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Scottish Leagues

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New era at Rangers?

The Dave King consortium has acquired control of Rangers leading to hopes of a new era at the troubled club.  King is an exiled Glaswegian living in South Africa, where he has pleaded guilty to charges of tax evasion.  He is generally seen in a favourable light by supporters given the performance of the old board.    He will, however, have to pass a fit and proper person test.

James Easdale gives way to fan pressure

Bus tycoon James Easdale has resigned from the Rangers board in response to fan pressure.   His brother Sandy, who is a bigger shareholder, is chairman of the board.  James Easdale's home in Greenock was targeted by vandals last year who painted graffiti.

Modi wants to buy stake in Rangers

Lalit Modi, the commissioner of cricket in the Indian Premier League, is interested in buying a 26.6 per cent stake in Rangers.   He thinks that the club is currently under valued.   He is targeting the shares held by the Easdale brothers.

Talks are at a very preliminary stage, but some argue that events in his past do not make him a suitable person to be involved in a football club.

Ashley tightens grip on Rangers

Mike Ashley his tightened his grip on Rangers after the club agreed to accept his offer of a £10m loan. They turned down an alternative offer from the so-called Three Bears Consortium.

The club told the Stock Exchange that the terms negotiated with Sports Direct 'represent the optimum combination of quantum and duration of funding, allowing the company time to arrange permanent capital which can be used for strengthening the playing squad.'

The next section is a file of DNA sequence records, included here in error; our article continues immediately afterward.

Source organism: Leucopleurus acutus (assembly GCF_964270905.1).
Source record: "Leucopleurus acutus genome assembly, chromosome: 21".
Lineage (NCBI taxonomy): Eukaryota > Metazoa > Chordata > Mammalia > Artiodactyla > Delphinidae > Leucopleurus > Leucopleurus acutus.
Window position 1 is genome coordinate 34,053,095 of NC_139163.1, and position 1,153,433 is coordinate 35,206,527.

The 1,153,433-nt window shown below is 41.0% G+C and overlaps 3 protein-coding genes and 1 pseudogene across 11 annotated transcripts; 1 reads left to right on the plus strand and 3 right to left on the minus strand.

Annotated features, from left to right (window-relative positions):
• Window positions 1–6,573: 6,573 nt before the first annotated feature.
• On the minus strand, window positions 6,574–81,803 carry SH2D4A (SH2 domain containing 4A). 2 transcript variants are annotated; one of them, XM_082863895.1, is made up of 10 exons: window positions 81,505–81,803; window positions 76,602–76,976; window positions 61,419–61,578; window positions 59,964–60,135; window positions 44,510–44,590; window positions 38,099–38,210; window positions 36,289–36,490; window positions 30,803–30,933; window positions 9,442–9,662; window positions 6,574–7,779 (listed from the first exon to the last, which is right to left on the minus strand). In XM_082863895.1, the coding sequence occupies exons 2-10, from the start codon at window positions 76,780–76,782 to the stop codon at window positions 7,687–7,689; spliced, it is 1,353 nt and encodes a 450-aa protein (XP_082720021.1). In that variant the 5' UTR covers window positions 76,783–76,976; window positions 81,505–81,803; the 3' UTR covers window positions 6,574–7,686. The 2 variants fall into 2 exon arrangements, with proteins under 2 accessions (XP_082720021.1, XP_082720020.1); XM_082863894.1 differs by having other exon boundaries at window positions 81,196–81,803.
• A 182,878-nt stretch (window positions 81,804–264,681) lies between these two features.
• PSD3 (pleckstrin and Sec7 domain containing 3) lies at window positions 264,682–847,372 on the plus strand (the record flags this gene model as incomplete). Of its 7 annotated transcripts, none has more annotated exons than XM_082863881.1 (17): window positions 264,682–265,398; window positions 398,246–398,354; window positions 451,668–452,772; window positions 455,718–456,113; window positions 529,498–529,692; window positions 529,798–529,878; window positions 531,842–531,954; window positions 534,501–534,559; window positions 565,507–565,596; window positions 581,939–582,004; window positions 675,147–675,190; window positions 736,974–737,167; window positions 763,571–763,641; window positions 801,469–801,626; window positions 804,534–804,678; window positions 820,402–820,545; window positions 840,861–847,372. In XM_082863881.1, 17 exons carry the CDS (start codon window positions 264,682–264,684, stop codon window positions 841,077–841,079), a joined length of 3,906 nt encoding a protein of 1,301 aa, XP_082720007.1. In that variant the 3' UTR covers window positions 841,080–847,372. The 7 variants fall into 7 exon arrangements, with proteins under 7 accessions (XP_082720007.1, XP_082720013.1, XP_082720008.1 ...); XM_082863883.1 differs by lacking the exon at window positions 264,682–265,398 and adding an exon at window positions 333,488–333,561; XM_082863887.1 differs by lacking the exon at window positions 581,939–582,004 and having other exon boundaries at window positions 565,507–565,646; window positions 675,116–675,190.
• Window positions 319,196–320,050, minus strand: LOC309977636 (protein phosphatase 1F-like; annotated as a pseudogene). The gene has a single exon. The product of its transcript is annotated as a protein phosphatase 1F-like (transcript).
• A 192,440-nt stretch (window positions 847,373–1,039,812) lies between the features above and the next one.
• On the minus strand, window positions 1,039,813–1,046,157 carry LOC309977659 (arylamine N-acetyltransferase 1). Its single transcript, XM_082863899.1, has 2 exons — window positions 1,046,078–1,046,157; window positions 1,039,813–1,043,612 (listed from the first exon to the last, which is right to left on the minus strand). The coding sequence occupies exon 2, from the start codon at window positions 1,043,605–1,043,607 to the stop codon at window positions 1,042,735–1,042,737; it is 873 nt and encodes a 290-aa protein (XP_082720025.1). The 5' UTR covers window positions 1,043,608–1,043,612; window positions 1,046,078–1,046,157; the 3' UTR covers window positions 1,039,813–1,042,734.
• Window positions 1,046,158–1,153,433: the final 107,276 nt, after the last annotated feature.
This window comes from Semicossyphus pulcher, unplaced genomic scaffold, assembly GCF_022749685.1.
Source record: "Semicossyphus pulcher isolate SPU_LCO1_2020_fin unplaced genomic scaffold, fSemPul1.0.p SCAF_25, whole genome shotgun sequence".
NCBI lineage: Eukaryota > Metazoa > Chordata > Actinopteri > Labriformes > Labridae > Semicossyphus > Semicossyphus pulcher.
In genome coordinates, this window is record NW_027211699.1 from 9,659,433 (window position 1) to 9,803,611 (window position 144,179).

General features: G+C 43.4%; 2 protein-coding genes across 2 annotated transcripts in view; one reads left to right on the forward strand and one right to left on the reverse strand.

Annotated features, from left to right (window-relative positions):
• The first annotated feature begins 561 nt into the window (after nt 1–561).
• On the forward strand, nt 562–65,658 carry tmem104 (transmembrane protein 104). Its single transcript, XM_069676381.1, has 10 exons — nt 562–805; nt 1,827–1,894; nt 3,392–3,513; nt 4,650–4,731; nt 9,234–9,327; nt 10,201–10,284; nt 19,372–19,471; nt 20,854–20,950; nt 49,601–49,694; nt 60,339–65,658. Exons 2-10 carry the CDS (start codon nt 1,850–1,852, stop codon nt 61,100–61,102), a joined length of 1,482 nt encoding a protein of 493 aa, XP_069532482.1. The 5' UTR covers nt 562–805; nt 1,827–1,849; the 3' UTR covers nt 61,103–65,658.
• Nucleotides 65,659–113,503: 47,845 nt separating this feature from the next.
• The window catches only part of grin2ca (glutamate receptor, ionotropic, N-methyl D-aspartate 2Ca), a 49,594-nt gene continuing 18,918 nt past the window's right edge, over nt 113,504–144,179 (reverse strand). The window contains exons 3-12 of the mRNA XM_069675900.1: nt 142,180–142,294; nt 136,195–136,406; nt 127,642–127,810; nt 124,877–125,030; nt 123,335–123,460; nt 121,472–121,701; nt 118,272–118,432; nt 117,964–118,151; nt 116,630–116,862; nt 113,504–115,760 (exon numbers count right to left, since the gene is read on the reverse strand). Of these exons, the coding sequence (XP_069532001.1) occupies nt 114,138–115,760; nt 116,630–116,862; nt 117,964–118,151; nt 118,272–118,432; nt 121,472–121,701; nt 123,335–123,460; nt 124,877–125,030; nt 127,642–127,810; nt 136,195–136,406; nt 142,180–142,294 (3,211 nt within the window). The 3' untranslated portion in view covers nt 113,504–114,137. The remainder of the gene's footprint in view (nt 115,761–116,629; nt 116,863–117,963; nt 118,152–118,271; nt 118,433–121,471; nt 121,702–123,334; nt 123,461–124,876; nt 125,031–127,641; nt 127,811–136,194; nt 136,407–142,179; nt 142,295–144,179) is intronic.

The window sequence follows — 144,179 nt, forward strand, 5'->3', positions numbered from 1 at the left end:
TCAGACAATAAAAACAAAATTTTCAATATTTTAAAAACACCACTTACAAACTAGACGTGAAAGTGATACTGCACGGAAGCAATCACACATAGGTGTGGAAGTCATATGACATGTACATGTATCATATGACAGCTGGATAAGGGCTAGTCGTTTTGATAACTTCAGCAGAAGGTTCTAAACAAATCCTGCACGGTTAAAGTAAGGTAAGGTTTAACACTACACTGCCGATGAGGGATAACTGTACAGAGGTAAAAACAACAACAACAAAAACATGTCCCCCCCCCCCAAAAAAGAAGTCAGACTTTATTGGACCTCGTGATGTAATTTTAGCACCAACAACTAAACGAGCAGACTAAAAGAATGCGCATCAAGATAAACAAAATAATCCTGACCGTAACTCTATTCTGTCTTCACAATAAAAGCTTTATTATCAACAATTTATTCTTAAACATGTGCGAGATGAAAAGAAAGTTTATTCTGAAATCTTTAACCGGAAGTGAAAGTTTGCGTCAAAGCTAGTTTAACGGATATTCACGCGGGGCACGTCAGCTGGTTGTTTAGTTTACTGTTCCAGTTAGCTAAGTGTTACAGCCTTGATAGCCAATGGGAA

Crisis deepens at Rangers

The power struggle at Rangers has deepened after former director and 14.6 per cent shareholder Dave King mounted a bid to remove four members of the board of the club, including the chairman David Somers, the chief executive Derek Llambias, and finance director Barry Leach.

The resolution by New Oasis Asset Management, Mr King's family trust, also proposes appointing to the board Mr King and his allies Paul Murray and John Gilligan. The attempted boardroom coup is the latest instalment in the manoeuvring between rival shareholders trying to secure control of the club.

Ashley loan comes with conditions

Mike Ashley is prepared to lend Rangers £10m, but his offer comes with conditions that are unacceptable to Rangers fans.   The Union of Fans umbrella group has asked for a demonstration and boycott at tonight's match against Hearts in response.

Rangers reject takeover offer

The Rangers board has rejected a takeover offer from American Robert Sarver who has an interest in the NBA side Phoenix Suns.   The Suns have not done outstandingly well, but Mr Sarver is also a banker.  He is chairman and chief executive of Western Alliance Bancorp.   It is a small bank based in Arizona despite the rather grandiose title, but the shares have gone up 600 per cent in five years.

Dundee United in profit - again

It is not that often that a football club records a profit, and even remarkable when they achieve in four of the last five years.   But that is what Dundee United have done with a profit of £1.218m in the year to June 2014.  These figures do not take into account millions made in the transfer market over the summer.

Three Bears take Rangers stake

The so-called Three Bears consortium has acquired a 16 per cent stake in Rangers, making them the largest shareholders in the club,   The consortium is made up of Scottish businessmen George Letham, Douglas Park and George Turner.   Its involvement offers the club a new way forward without the complications associated with Mike Ashley's attempts to take control.

Shareholders turn down Rangers rights issue

The Rangers board failed to persuade fans to back a rights issue at the annual general meeting, leaving the club face a funding gap in the new year.    The board needed 75 per cent of the votes, but did not even manage a straight majority.  The resolution was rejected by 55.2 per cent.

Chairman David Somers and other board members were heckled and booed by shareholders and fans. Almost 39 per cent of shareholders voted against the reappointment of the chairman.